San Francisco Social Diary: Art Happenings in the City

One of the stunning art-inspired floral displays of the de Young Museum’s Bouquets to Art exhibition, this aerial design by Waterlily Pond Studio’s Natasha Lisitsa, Daniel Schultz, and Carla Parkinson used 1,500 apple branches, 1,500 roses, 300 anthurium, and 120 feet of copper tubing.

By Jeanne Lawrence


In March, the San Francisco de Young Museum celebrated its 30th annual Bouquets to Art exhibition—floral interpretations of art from its collections. The Bay Area florists chosen to participate once again delivered spectacular results.

The annual five-day exhibition showcases the work of 130 innovative floral designers and raises more money than any other Fine Arts Museums of San Francisco (FAMSF) event. Of the 74,000-plus visitors who attended the show, more than 700 signed up for new museum memberships.

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San Francisco Social Diary: The Art of Bulgari: La Dolce Vita & Beyond 1950–1990, at the de Young Museum

The copper-clad de Young Museum building, designed by renowned Swiss architects Herzog and de Meuron, is located in Golden Gate Park amid 1,000 acres of parkland.

By Jeanne Lawrence


San Francisco—The de Young Museum launched The Art of Bulgari: La Dolce Vita & Beyond, 1950–1990 with a glamorous opening night party this fall. Featuring approximately 150 of the renowned Italian jewelry house’s creations, the exhibition will continue until February 17, 2014.

At the exclusive gala for only 280, the dinner guests went all out, with the fashionistas wearing beautiful evening gowns accented with their best Bulgari baubles. Flying in for the occasion was Bulgari VP Nicola Bulgari and his daughter Veronica, and CEO Jean-Christophe Babin.

Jewelry, sketches, and archival materials are all on view at The Art of Bulgari: La Dolce Vita & Beyond, 1950-1990.

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Shanghai Social Diary in New York: Museum of Chinese in America

The Museum of Chinese in America (MOCA) is currently presenting two fashion exhibitions highlighting Chinese designs, like this red Vera Wang wedding dress.

By Jeanne Lawrence

New York – The recently relocated Museum of Chinese in America (MOCA) in Chinatown here has two wonderful fashioned-themed exhibits on view until September 29. I was among the guests Board Chair Patty Tang and Executive Director Helen Koh invited to a preview.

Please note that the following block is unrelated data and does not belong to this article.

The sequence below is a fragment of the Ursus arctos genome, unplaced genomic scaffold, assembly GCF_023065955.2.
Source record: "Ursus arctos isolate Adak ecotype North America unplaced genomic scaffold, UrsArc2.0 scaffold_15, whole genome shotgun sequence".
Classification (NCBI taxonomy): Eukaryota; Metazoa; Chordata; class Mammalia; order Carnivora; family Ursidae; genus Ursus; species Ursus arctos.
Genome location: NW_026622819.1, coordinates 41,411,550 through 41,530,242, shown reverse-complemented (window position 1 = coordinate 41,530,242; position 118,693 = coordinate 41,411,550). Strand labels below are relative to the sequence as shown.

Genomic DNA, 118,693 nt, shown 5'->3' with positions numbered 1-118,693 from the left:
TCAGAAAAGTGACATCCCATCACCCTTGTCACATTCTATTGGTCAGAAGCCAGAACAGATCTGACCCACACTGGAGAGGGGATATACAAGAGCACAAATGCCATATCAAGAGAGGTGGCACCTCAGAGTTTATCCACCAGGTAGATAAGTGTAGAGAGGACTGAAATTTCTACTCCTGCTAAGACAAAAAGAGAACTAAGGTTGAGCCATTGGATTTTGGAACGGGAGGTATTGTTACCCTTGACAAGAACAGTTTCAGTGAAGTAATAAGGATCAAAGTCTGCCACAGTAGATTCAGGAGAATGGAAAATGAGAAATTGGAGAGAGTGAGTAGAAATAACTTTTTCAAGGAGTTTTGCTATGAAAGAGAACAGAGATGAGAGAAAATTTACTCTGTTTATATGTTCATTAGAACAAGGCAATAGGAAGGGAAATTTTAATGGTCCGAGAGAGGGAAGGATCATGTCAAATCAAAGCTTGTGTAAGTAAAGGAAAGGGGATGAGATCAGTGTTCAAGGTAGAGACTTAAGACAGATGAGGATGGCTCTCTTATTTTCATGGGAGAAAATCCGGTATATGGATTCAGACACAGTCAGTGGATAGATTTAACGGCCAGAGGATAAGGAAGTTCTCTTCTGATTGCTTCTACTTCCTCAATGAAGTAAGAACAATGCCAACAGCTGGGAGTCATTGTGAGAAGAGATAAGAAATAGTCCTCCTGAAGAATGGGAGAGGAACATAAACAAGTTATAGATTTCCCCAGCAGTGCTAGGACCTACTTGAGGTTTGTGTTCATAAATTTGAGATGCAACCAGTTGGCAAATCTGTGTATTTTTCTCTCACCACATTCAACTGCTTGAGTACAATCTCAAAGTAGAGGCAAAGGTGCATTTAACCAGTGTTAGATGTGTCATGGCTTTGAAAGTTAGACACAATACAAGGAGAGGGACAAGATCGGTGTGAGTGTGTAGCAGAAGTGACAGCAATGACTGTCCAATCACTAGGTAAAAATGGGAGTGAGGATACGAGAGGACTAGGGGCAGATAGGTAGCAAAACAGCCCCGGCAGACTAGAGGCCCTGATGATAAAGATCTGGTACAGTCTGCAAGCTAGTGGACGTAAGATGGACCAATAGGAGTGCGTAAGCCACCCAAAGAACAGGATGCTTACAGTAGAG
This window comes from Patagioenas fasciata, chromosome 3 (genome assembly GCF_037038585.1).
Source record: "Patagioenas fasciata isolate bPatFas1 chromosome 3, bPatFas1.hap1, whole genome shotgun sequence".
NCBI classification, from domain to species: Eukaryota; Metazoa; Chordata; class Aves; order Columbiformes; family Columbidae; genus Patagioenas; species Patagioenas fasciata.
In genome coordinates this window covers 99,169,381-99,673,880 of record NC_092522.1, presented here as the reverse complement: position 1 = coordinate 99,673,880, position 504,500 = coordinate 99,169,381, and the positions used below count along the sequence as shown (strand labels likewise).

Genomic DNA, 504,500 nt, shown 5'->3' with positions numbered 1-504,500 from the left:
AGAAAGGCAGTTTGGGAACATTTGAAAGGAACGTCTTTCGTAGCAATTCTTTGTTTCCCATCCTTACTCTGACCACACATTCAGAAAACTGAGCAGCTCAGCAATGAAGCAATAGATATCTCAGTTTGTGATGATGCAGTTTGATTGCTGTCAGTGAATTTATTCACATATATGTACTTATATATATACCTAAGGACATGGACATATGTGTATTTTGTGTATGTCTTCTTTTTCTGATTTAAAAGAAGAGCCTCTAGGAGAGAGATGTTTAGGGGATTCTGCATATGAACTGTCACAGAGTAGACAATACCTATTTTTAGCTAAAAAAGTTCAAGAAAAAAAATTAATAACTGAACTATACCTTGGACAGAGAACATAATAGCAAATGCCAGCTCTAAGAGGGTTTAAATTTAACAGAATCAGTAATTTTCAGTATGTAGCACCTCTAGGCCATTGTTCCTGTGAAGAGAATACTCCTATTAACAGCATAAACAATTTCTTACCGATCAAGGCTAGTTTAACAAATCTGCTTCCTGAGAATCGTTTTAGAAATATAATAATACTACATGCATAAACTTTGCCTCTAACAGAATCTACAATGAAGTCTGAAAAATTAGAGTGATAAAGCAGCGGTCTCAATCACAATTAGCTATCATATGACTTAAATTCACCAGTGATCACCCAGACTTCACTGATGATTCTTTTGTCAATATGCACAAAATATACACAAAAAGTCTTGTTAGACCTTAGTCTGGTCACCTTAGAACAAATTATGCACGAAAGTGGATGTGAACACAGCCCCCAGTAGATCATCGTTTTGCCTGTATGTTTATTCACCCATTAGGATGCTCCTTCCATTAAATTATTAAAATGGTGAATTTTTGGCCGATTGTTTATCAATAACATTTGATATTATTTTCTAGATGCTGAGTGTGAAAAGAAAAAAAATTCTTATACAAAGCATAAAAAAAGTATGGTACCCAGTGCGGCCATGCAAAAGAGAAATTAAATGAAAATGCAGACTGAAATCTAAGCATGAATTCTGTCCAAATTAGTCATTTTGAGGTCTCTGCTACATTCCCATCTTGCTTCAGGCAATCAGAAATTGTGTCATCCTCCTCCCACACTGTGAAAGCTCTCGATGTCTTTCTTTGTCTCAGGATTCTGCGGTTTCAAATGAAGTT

MOCA has relocated to a former factory redesigned by architect and Vietnam Veterans Memorial designer Maya Lin in New York’s Chinatown.

The sleek new MOCA, located at 211-215 Centre Street, turned out to be a hidden jewel—a former machine shop transformed into museum space by Chinese-American architect Maya Lin, the acclaimed designer of Washington’s Vietnam Veterans Memorial (she was just a 21-year-old Yale senior when she won the memorial’s design competition in 1982).

Ms. Lin, Ms. Koh, and guest curator Mei Mei Rado accompanied us through a tour of the two exhibits, Shanghai Glamour: New Women 1910s-40s and Front Row: Chinese American Designers.

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San Francisco Social Diary: Spring Events

The San Francisco Exploratorium, an interactive science museum, recently opened at Pier 15 on San Francisco’s waterfront, with the city’s downtown district lit behind it.

By Jeanne Lawrence


One evening, some friends and I headed over to Pier 15 to try out the new Seaglass Restaurant at the newly opened Exploratorium museum that enjoyed its grand opening on April 17, 2013.

The beloved Exploratorium was based for 40 years in the Palace of Fine Arts, a building dating back to the 1915 San Francisco World’s Fair. It is an interactive museum of art, science, and human perception, founded by Frank Oppenheimer in 1969 to make science fun for all ages.

The Exploratorium needed an update. Instead of renovating the old space, after much discussion, it was decided to move it to the Embarcadero, the stretch along the city’s eastern waterfront. I predict it’s going to be one of the most popular destinations for all.

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San Francisco Social Diary: Spring in the City

The Asian Art Museum of San Francisco presented the exhibition China’s Terra Cotta Warriors, one of the greatest archaeological finds of our time.

By Jeanne Lawrence


Through the end of May, the Asian Art Museum (AAM) of San Francisco is exhibiting terra cotta warrior statues from the tomb of China’s first emperor, Qin Shi Huang (259-206 BCE), who unified the country in 221 BCE.

The exhibit explores the emperor’s reign and influence. Qin leaders, much like the Egyptian Pharaohs, were buried with their wealth so they could carry it into the afterlife.

Discovered in 1974 in Xi’an in northern China by farmers digging a well, Emperor Qin’s riches-filled tomb is guarded by more than 7,000 life-size terra cotta warriors, horses, chariots, and more than 10,000 weapons, with more excavation continuing today.

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